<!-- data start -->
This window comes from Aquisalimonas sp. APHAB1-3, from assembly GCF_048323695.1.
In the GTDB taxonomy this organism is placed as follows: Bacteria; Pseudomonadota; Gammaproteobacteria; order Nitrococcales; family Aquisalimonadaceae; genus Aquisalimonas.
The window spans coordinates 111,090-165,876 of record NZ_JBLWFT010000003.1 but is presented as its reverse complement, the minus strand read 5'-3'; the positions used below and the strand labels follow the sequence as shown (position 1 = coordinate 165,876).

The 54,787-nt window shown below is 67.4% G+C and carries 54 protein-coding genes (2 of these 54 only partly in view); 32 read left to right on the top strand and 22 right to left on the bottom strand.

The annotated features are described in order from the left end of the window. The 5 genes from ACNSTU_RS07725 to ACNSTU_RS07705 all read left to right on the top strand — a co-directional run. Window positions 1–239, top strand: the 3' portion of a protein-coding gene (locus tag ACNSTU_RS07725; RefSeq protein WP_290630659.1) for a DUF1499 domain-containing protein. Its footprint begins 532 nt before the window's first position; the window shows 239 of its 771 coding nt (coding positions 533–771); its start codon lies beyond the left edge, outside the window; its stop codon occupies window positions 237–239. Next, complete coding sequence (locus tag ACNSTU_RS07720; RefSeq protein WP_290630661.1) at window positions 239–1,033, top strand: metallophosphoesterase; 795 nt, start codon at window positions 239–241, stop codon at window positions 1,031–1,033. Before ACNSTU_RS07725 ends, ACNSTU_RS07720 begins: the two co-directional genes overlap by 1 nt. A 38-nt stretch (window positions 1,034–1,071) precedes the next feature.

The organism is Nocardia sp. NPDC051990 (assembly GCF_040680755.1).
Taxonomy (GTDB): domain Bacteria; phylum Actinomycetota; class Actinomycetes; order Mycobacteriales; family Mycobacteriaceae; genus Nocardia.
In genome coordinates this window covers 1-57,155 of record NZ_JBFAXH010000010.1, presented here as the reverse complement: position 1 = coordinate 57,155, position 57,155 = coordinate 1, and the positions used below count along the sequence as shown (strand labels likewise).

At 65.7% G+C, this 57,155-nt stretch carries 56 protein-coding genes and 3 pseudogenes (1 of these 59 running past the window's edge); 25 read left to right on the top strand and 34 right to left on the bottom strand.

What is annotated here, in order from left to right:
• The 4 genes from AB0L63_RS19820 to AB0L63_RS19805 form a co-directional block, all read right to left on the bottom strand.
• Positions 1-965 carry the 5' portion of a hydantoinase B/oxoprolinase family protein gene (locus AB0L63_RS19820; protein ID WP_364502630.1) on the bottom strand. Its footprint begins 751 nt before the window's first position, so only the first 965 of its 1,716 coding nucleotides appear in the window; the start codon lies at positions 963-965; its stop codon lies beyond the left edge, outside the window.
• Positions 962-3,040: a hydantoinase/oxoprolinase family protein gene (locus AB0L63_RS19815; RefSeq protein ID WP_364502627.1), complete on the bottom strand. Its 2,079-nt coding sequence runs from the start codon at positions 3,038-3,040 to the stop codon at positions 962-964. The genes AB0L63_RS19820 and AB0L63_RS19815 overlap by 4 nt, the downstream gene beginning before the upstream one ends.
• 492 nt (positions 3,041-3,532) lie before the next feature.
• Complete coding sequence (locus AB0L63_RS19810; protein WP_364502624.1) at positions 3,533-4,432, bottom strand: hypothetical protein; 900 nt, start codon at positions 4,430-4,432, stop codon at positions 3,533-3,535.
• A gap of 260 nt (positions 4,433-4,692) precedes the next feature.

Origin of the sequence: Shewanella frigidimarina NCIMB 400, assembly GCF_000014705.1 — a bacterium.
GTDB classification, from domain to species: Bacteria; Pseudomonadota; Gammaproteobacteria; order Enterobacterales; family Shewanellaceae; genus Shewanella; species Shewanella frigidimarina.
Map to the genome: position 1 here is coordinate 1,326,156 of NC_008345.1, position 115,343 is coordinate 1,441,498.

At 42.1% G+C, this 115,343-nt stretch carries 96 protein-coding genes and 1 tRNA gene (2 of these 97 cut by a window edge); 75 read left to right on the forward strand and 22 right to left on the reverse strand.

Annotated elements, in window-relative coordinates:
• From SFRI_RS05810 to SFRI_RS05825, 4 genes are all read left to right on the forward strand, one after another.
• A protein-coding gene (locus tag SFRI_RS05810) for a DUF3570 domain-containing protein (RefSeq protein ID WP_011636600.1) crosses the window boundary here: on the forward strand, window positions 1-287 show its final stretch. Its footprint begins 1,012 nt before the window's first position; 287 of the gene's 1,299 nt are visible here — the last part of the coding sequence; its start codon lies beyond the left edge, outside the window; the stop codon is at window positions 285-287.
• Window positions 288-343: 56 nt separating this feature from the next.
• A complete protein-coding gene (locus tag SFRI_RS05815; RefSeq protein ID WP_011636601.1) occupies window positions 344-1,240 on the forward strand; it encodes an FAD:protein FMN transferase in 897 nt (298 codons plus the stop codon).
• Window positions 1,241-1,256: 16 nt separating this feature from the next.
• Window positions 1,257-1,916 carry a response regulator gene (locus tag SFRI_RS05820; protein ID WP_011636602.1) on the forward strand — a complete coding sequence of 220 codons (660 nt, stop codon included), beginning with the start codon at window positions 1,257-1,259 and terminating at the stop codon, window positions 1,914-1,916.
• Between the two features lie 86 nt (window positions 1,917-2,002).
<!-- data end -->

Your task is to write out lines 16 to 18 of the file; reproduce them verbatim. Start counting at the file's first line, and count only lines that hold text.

• A gap of 260 nt (positions 4,433-4,692) precedes the next feature.

Origin of the sequence: Shewanella frigidimarina NCIMB 400, assembly GCF_000014705.1 — a bacterium.
GTDB classification, from domain to species: Bacteria; Pseudomonadota; Gammaproteobacteria; order Enterobacterales; family Shewanellaceae; genus Shewanella; species Shewanella frigidimarina.